[by Mark Magnier. the L.A. Times, 4/22/2012]
NEW DELHI — The children didn’t notice the ravens and occasional vulture circling overhead, or the stream of black ooze that flowed nearby, or the inescapable stench of decay. They were squealing over a 4-cent ride on a small, hand-powered Ferris wheel.
The kids are growing up in New Delhi’s 70-acre Ghazipur landfill, a post-apocalyptic world where hundreds of pickers climb a 100-foot-high trash pile daily, dodging and occasionally dying beneath belching bulldozers that reshape the putrid landscape.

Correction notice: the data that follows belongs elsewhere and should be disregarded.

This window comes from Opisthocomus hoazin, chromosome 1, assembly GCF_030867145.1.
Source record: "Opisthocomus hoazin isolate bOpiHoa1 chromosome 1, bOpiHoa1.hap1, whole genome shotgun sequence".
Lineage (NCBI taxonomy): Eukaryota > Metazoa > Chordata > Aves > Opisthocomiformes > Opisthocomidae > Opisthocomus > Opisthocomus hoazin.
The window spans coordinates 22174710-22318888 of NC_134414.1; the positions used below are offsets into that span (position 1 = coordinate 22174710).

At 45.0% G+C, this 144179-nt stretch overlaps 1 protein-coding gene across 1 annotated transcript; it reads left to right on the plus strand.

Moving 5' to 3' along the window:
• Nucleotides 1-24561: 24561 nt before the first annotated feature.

On “trash mountain,” families earn $1 to $2 a day slogging through waist-deep muck. But the residents also marry, have children on their dirt floors, pray and celebrate life’s other milestones.
“I am very proud to be a rag picker; we keep you healthy,” said Jai Prakash Choudhary, who has spent years scouring Delhi’s dumps in search of cast-off bottles, metal, even human hair.